Dodgy employers who try to bypass Australian laws and workers’ rights by importing a powerless workforce should face harsh penalties.

Temporary visas such as 457 and 456 are for skills shortages not as a scheme to bypass the rights and conditions of these vulnerable workers.

A case to be heard today in the Federal court alleges Hong Kong-based company Pocomwell Limited hired four Filipino men to work on WA oil rigs where they were paid $US900 a month while working 12 hours a day, seven days a week.

ACTU Secretary Dave Oliver said “The fact the companies involved have fought to keep the matter out of court by claiming neither they nor their Filipino employees are subject to Australian laws should send fear into the hearts of all Australians.”

“What they are essentially arguing is that they have the right to treat these foreign workers anyway they please. They can under pay and over work them because they have no rights under Australian law. ”

“If employers are allowed to get away with this then Australian workers will be overlooked by companies who want to dodge their responsibilities around treating the workers fairly. They will import workers on temporary visas and those workers will be too frightened to speak up against their employer.”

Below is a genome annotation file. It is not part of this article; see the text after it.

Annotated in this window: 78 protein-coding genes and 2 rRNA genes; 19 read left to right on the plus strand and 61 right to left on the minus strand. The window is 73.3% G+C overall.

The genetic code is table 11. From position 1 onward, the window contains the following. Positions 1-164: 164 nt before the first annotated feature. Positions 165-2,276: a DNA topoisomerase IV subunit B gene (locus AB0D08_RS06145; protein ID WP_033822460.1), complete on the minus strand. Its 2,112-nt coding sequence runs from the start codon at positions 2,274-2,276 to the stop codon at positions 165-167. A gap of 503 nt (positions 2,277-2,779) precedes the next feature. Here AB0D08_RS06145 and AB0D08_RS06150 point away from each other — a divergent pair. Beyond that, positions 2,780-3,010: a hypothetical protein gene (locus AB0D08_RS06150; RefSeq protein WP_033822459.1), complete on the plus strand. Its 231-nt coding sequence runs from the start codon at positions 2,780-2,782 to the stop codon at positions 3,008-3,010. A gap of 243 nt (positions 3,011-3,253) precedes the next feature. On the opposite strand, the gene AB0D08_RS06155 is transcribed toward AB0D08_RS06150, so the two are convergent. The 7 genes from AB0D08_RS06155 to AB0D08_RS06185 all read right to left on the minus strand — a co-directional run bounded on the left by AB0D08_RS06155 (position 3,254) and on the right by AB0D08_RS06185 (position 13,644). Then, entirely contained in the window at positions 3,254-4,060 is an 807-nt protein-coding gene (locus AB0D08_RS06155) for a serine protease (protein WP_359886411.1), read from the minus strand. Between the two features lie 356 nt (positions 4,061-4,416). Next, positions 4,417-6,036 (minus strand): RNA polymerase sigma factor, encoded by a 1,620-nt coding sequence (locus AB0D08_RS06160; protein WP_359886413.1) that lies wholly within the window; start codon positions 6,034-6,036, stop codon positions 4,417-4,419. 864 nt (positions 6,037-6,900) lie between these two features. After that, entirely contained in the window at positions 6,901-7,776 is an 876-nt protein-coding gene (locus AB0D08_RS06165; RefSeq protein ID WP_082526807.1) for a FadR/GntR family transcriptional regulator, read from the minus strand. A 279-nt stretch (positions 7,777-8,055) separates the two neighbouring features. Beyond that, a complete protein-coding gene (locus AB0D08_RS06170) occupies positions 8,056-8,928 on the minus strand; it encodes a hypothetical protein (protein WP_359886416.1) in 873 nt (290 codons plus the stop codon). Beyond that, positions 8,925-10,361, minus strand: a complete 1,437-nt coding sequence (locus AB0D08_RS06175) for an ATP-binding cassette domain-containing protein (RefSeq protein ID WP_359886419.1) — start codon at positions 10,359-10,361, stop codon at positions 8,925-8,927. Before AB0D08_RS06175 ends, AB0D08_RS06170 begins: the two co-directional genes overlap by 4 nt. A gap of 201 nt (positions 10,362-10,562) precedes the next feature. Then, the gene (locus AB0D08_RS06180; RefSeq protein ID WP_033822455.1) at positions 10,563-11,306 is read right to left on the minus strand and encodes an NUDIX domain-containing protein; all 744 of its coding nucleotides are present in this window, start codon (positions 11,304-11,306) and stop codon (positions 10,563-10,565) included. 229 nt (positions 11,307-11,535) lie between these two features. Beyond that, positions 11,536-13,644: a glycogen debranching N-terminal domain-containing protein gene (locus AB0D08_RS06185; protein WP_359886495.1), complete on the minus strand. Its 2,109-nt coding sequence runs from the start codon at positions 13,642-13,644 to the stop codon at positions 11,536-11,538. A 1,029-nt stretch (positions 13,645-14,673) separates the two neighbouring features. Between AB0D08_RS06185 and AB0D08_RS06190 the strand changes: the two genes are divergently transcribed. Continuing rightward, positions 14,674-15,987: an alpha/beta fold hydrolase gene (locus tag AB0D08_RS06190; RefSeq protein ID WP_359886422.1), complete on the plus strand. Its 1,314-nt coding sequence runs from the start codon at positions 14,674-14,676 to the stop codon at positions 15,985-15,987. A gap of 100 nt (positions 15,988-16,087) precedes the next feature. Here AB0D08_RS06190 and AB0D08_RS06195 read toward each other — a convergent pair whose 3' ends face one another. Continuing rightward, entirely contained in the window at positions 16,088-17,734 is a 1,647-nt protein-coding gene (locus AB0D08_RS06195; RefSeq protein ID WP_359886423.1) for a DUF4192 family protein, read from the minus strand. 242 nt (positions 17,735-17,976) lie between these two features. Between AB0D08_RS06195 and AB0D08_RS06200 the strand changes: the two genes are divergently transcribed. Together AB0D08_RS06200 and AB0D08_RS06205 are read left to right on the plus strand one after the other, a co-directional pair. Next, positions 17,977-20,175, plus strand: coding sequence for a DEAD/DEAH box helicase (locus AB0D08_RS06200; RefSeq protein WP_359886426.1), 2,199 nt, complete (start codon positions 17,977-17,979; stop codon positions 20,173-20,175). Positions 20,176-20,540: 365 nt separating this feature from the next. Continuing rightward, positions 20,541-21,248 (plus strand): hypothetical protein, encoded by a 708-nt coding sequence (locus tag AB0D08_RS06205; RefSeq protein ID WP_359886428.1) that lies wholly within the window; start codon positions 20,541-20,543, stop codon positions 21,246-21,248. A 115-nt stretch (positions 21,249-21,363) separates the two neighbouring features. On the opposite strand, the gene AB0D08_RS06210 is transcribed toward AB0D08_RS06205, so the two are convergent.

“The allegation is that these men were paid under $3 an hour and worked seven days a week. Unfortunately unions hear these horror stories on a regular basis and that is why we argue that employers cannot hold all the power over workers and that all workers in Australia must have access to unions at work and be protected under law.”

“While it is important that there are government agencies that prosecute incidences of exploitation, this case demonstrates why it is fundamentally important that workers have the right to speak to their union in their workplace.”

Mr Oliver said he was also deeply concerned about allegations that the oil rig’s manager, Maersk Drilling, was paying Perth recruiter SurveySpec $400 a day for each painter, but the workers received less than 10 per cent of that.

“We need to know who is making the big bucks? You can be pretty safe in assuming this is not greatly beneficial or fair for temporary workers or local Australian workers trying to gain employment in these industries.”